Don’t ever tell J.J. Barea he can’t do something. Defying odds has been his life’s work.
As only the seventh player of Puerto Rican descent to play in the NBA, the Dallas Mavericks’ reserve guard was originally undrafted by the NBA out of Boston’s Northeastern University and in 2006 gained a spot on the Mavericks only after being scouted while participating in a summer league.
In the first game of the Western Division finals Tuesday night, Barea once again confounded convention by driving through the Oklahoma City Thunder defense like a warm knife through butter - making layup after layup with deftness reminiscent of NBA star “Pistol” Pete Maravich. Barea’s 21 points off the bench were a critical factor in securing the Mavericks’ 121-112 victory at the American Airlines Center. At one point in the third quarter, Barea scored 10 consecutive points, which left a puzzled Oklahoma City searching in vain for answers.
And then there was the performance of Dallas’ power forward/center Dirk Nowitzki.
Nowitzki's remarkable 48-point performance included sinking all 24 free throws he took – an NBA playoff record. In fact, he missed only 3 of 39 shots all night – going 12 for 15 from the floor. And again, his versatility in shot making proved crucial.
Nowitzki hit repeatedly from both the perimeter and inside. Midway through the fourth quarter, he was defended by Serge Ibaka, who could be seen flailing his arms in front of Nowitzki like an amateur snake charmer trying to tame the Dallas seven-footer’s deadly fall-away jump shots. When Nowitzki decided to turn and charge the rim, an Oklahoma City foul often followed.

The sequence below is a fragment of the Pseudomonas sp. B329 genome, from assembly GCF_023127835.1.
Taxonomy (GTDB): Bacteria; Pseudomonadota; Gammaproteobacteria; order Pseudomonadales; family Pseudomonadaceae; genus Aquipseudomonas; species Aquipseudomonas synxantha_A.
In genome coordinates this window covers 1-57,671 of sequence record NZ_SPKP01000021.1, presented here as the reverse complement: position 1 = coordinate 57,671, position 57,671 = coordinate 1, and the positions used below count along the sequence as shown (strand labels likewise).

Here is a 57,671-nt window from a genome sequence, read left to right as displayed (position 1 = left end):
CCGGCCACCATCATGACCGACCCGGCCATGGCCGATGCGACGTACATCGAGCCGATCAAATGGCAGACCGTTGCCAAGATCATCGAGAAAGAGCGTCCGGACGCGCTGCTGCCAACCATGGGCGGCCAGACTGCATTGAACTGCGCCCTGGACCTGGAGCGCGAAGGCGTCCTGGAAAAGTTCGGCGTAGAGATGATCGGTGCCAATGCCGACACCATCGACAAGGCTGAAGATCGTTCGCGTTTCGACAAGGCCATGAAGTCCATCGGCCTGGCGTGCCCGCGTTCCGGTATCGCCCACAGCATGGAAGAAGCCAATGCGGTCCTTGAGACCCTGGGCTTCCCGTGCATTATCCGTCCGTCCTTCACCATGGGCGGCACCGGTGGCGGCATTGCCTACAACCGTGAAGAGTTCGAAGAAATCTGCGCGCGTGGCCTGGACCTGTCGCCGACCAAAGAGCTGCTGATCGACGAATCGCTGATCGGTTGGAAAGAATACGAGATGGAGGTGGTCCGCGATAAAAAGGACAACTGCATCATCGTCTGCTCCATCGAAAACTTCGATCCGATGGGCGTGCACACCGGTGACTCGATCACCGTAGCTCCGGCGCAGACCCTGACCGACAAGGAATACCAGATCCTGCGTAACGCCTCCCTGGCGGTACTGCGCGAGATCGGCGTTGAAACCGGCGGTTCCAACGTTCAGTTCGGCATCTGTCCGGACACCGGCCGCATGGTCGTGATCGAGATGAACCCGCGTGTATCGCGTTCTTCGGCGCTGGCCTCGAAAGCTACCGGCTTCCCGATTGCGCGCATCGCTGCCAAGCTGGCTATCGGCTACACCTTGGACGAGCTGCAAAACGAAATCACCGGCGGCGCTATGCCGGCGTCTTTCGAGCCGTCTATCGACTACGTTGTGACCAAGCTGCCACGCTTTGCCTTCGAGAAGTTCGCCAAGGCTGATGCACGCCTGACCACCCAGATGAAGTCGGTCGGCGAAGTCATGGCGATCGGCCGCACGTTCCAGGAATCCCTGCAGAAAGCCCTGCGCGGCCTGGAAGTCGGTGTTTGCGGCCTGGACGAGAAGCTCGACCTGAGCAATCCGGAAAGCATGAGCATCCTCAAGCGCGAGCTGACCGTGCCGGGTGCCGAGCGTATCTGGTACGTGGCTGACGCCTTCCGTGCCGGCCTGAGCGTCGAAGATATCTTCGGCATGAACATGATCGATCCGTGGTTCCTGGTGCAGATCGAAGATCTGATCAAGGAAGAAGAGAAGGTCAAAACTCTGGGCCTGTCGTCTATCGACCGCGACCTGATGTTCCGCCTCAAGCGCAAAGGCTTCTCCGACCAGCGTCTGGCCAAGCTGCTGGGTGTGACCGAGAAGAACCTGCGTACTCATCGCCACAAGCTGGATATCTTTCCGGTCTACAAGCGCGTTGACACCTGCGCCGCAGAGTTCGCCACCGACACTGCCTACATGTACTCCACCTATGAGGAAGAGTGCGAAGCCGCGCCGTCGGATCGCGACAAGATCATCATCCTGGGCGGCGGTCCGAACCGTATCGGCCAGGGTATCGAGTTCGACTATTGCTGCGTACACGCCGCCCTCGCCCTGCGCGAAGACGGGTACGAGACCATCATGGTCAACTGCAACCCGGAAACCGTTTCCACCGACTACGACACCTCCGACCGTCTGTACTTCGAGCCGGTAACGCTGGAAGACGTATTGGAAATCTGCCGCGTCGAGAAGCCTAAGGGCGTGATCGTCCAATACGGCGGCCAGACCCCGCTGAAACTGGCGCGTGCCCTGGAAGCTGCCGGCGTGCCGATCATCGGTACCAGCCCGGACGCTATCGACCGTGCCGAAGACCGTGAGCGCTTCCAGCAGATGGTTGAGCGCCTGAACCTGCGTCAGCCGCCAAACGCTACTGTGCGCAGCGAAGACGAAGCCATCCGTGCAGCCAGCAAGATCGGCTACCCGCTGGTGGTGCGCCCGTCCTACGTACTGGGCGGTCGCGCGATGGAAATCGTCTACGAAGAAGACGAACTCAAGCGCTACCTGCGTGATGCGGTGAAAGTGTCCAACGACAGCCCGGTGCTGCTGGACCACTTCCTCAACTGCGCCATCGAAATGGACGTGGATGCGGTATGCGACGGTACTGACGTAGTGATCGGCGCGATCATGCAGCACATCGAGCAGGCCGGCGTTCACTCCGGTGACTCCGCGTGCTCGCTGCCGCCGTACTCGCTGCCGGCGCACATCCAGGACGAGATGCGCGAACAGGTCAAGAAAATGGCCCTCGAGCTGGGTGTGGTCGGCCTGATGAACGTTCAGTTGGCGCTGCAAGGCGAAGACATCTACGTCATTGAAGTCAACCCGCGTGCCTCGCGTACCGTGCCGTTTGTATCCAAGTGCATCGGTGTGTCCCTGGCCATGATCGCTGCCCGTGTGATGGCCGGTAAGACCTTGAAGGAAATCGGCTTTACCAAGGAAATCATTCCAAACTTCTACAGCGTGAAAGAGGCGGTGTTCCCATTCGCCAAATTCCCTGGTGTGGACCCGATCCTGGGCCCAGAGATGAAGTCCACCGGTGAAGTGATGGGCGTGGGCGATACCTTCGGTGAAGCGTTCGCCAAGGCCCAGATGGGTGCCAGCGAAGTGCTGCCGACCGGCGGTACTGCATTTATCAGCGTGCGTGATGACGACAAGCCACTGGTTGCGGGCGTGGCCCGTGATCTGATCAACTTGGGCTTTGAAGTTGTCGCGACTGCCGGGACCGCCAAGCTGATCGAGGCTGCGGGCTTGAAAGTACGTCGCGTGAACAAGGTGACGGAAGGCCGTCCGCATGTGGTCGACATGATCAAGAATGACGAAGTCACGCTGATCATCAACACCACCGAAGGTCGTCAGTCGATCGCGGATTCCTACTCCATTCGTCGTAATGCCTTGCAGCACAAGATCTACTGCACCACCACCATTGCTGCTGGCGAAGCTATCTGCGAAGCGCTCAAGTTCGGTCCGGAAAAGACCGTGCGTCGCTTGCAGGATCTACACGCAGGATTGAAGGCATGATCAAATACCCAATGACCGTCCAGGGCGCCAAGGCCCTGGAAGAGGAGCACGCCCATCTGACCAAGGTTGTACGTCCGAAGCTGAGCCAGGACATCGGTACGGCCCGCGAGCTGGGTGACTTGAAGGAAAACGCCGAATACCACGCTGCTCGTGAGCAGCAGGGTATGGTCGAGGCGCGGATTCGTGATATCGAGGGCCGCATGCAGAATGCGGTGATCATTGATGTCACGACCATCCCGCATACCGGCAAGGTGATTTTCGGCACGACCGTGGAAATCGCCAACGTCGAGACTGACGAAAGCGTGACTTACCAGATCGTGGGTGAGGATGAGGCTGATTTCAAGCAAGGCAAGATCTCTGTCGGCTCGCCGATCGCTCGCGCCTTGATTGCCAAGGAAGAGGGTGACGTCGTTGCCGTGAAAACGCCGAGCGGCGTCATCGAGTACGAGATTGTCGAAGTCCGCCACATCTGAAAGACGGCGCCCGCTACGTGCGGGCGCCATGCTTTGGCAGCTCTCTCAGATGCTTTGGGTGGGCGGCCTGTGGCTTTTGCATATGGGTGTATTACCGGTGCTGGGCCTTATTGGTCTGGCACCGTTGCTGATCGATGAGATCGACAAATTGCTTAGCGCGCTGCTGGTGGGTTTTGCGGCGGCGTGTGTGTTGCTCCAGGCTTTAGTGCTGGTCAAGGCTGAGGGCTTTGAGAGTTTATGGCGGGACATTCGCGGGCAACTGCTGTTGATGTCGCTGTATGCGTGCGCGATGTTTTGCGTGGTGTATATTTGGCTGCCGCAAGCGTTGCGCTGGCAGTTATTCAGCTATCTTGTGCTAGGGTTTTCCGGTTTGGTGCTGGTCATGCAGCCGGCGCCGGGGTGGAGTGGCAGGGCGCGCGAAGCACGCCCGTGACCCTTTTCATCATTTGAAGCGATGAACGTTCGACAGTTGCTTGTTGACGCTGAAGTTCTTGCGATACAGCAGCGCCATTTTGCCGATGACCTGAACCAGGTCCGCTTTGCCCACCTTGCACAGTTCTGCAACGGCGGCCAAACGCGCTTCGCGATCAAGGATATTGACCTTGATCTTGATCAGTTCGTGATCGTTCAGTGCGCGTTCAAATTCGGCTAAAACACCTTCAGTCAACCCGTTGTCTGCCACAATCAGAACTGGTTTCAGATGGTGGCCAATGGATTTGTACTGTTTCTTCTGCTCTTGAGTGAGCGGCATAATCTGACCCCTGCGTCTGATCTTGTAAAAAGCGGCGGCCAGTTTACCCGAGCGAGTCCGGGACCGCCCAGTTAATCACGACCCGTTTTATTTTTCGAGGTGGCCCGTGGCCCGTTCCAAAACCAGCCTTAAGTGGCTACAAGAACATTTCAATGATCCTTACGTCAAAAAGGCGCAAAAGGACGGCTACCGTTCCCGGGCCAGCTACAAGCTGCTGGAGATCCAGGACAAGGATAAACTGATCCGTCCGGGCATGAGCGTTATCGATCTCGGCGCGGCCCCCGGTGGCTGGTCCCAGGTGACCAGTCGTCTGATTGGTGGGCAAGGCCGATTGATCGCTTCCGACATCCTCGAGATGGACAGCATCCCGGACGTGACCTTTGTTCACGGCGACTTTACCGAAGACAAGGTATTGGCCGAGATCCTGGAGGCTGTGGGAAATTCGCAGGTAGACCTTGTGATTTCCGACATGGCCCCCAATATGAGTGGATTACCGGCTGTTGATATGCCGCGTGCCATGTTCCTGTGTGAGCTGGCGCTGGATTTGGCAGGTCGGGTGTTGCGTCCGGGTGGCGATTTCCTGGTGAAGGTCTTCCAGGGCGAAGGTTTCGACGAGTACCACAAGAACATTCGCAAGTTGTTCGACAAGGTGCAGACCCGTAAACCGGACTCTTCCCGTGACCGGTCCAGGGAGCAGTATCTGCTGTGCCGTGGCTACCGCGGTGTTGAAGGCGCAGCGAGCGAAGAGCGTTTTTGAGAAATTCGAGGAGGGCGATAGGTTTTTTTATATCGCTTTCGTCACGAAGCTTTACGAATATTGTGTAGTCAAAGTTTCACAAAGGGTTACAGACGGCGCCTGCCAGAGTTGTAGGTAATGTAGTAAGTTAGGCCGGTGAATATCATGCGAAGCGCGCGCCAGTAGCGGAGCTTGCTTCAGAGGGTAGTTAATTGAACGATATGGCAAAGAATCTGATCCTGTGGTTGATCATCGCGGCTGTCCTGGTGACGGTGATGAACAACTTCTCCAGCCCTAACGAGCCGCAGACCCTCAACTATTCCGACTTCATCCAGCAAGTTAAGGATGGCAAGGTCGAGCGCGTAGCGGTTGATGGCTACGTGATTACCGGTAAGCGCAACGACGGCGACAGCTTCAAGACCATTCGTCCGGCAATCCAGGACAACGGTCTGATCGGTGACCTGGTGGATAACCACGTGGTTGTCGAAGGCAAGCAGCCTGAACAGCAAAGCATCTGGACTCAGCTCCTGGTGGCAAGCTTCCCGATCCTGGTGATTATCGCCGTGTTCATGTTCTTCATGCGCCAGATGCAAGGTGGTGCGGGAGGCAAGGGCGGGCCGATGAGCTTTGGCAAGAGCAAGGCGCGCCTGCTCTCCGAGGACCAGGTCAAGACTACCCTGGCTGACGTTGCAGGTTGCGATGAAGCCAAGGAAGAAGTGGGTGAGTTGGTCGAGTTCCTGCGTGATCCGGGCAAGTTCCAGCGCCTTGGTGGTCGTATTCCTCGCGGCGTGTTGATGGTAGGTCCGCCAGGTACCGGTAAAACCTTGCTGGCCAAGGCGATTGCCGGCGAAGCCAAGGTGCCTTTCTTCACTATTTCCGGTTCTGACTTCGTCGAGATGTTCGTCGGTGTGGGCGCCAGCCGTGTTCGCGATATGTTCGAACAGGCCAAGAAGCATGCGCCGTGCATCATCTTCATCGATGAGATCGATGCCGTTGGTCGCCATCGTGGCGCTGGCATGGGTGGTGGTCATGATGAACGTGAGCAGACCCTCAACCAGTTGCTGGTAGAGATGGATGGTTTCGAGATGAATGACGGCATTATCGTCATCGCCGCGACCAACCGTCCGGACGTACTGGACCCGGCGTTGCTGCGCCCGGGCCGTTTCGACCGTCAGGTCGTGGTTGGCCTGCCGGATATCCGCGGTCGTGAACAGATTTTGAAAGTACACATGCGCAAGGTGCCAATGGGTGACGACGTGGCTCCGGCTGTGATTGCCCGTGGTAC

Following the game, Oklahoma City’s Kevin Durant, whose outstanding 40-point output was almost a footnote when contrasted with Dallas’ heroics, was asked by a reporter why Nowitzki could be so productive. Durant replied, “He’s a seven-footer who makes jump shots.”
The reporter followed up with: “Is that it?” Durant followed dryly, “Yeah.”
But that’s really only part of the story, Nowitzki and Barea worked the pick-and-roll to near perfection, decoying Oklahoma City’s big men to the top of the key, while Barea repeatedly exploited a clear lane to the hoop. Aside from Durant, Oklahoma City enlisted a quintet of players to guard Nowitzki, including big men Ibaka, Nick Collison, and Kendrick Perkins, as well as guards James Harden and Thabo Sefolosha – all with equal ineffectiveness.
Mavericks’ guard Jason Terry, not to be outdone, contributed 24 points; but his contributions far exceeded his point total. Together with Jason Kidd (who also added 11 assists) and Barea, his stingy defense was crucial in holding Thunder guard Russell Westbrook to 3-15 from the floor. The Mavs never allowed reserve guards Harden (12 points) and Daequan Cook (6 points) to get into any meaningful scoring rhythm. Oklahoma City’s bench contributed only 22 points to Dallas’ 53. This is a clear weakness for the Thunder, who have come to rely heavily on Durant outside – and Ibaka inside – for the bulk of their scoring. And with Westbrook’s inconsistency, it’s placed considerably more stress on their bench.
Even with their shortcomings, Durant’s efforts largely brought back the Thunder from a 16-point deficit to five late in the fourth quarter. But when a team like Dallas shoots 34-36 from the foul line, leads die hard.
The two teams square off again Thursday night on ESPN.